Tunisia’s Split Parliamentary Vote Could Force Unconventional Alliances

Tunisia’s Split Parliamentary Vote Could Force Unconventional Alliances

Thursday, October 10, 2019

By: Leo Siebert

Tunisia’s busy election season continued October 6 with parliamentary elections, the country’s third legislative vote since the 2011 uprising that ousted longtime dictator Zine El Abidine Ben Ali. Only a few weeks ago, voters went to the polls for first-round presidential elections. The results of that vote demonstrated Tunisians’ disenchantment with the ruling establishment. This past Sunday’s vote saw a host of new parties and movements voted into parliament, further complicating the formation of a new government. USIP’s Leo Siebert discusses who could form a ruling coalition and how the parliamentary elections could impact the second-round presidential polls on October 13.

Type: Analysis and Commentary

Democracy & Governance

Scott Worden on Afghan Elections and the Peace Process

Scott Worden on Afghan Elections and the Peace Process

Wednesday, October 9, 2019

By: Scott Worden

A week and a half after Afghan presidential polls, the results remain unclear. But, we do know that turnout was historically low, largely due to dire security conditions. Meanwhile, with the peace process stalled, USIP’s Scott Worden says the upsurge in U.S. military operations against the Taliban is a “pressure tactic, not a victory strategy.”

Electoral Violence; Democracy & Governance; Peace Processes

Loya Jirgas and Political Crisis Management in Afghanistan: Drawing on the Bank of Tradition

Loya Jirgas and Political Crisis Management in Afghanistan: Drawing on the Bank of Tradition

Monday, September 30, 2019

Many times over the past century, Afghan political elites have utilized a loya jirga, or grand national assembly, when they have needed to demonstrate national consensus. Based on traditional village jirgas convened to resolve local disputes, loya jirgas have been used to debate and ratify constitutions, endorse the country's position and alliances in times of war, and discuss how and when to engage the Taliban in peace talks. In light of the growing political uncertainty in Afghanistan, this report examines the strengths and weaknesses of the loya jirga as an institution for resolving national crises.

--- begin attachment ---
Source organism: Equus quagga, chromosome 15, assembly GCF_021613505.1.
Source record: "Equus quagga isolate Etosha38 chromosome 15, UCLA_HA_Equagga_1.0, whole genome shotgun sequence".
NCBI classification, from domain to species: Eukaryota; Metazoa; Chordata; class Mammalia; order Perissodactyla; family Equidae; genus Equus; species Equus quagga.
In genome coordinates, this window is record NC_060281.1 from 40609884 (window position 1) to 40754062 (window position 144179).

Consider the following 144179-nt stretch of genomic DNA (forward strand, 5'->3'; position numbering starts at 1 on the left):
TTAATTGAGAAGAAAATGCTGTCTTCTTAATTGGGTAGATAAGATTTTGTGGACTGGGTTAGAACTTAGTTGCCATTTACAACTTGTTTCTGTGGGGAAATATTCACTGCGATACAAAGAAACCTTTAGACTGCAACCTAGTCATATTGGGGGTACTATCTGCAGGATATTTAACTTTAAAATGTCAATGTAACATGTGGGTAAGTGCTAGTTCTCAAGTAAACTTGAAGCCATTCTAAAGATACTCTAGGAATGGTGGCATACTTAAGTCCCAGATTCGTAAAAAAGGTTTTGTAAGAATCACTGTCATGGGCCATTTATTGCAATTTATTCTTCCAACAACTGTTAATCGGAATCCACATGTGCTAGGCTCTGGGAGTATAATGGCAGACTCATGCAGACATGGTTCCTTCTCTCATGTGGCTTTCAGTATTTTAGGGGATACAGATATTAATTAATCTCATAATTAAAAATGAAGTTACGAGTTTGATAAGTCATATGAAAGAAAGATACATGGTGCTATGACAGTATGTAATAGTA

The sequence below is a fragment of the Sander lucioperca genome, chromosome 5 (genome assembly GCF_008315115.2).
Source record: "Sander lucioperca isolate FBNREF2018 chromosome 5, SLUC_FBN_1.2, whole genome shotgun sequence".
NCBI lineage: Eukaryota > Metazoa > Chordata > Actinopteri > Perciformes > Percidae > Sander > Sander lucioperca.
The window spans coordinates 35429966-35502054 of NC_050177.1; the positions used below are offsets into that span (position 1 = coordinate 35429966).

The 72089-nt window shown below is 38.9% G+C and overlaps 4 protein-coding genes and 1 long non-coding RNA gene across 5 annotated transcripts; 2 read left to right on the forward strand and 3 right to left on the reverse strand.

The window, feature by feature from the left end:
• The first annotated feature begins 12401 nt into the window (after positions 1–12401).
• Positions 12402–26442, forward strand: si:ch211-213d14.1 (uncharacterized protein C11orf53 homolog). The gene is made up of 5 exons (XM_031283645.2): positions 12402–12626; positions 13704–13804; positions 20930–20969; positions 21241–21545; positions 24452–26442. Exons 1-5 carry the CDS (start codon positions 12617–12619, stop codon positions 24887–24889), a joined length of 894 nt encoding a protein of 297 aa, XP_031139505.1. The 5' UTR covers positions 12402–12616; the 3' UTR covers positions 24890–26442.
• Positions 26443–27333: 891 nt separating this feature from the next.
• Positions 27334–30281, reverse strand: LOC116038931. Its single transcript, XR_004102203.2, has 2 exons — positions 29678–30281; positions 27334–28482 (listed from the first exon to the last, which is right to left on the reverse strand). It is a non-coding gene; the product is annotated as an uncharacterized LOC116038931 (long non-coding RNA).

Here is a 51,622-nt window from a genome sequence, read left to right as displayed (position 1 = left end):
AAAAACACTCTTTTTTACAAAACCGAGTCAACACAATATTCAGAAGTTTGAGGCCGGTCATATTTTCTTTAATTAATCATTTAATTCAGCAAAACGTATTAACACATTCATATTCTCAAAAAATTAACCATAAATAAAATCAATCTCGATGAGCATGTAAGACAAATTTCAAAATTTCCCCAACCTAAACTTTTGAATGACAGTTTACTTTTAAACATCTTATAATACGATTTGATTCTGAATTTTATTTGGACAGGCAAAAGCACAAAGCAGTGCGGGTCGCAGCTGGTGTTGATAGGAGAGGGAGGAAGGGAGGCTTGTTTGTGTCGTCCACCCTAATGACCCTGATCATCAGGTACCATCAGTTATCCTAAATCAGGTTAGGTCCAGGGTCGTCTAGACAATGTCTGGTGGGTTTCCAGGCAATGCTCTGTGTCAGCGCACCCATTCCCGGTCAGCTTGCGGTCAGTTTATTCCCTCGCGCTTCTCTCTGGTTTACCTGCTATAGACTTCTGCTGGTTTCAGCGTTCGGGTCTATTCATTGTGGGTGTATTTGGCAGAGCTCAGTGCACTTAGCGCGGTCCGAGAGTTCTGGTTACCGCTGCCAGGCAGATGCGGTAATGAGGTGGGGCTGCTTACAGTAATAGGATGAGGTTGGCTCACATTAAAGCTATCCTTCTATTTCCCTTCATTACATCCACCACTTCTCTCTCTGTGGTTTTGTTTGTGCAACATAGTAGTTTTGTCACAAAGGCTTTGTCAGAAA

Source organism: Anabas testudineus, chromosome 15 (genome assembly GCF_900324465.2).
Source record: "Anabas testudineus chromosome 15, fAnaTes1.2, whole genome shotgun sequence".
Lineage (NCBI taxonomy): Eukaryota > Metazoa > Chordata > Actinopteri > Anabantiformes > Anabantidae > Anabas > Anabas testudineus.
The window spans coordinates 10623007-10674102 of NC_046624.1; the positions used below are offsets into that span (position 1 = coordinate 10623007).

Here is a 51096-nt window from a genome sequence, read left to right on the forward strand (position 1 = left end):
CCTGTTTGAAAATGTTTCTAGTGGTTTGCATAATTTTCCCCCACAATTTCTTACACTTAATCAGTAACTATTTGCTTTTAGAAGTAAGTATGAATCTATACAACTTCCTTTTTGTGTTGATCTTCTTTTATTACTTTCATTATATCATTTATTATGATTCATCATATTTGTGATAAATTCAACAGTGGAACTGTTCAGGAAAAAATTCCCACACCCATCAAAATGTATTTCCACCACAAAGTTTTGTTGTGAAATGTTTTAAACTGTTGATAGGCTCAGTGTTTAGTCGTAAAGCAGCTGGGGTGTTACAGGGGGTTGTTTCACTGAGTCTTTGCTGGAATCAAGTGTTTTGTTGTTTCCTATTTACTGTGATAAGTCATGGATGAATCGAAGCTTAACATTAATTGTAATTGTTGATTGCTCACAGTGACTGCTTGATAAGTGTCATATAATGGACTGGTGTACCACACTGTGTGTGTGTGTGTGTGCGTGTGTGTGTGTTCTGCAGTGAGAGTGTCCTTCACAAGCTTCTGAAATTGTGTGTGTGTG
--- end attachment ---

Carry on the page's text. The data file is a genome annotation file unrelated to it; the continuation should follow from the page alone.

Type: Special Report

Democracy & Governance

Senator Mark Warner: Meeting the Challenge of China

Senator Mark Warner: Meeting the Challenge of China

Thursday, September 26, 2019

By: Fred Strasser

China today is seeking to erode U.S. power and influence globally through economic, military, technological and political influence strategies, U.S. Senator Mark Warner said. The United States should respond not by reverting to a simplistic “new Cold War” frame, but by bolstering security at home and working with allies and partners abroad to reinforce the existing international order and make America more competitive.

Type: Analysis and Commentary

Democracy & Governance; Global Policy

Conflict Prevention in Kenya: Combating Corruption through Nonviolent Action

Conflict Prevention in Kenya: Combating Corruption through Nonviolent Action

Wednesday, September 25, 2019

By: Tabatha Thompson; Hussein Khalid

The relationship between corruption and violent conflict is complex and significant. Corruption affects access to basic services, contributes to resource scarcity, and fuels organized crime. It was included on a European Commission checklist for the root causes of conflict, and it was cited as a potential driver of extremism in the 2019 report of the Task Force on Extremism in Fragile States. Focusing on several social movements in Kenya, this report reviews the efforts of collective civic action to combat corruption and advance transparency, accountability, and good governance.

Type: Special Report

Nonviolent Action; Democracy & Governance

Leo Siebert on Tunisia’s Presidential Elections

Leo Siebert on Tunisia’s Presidential Elections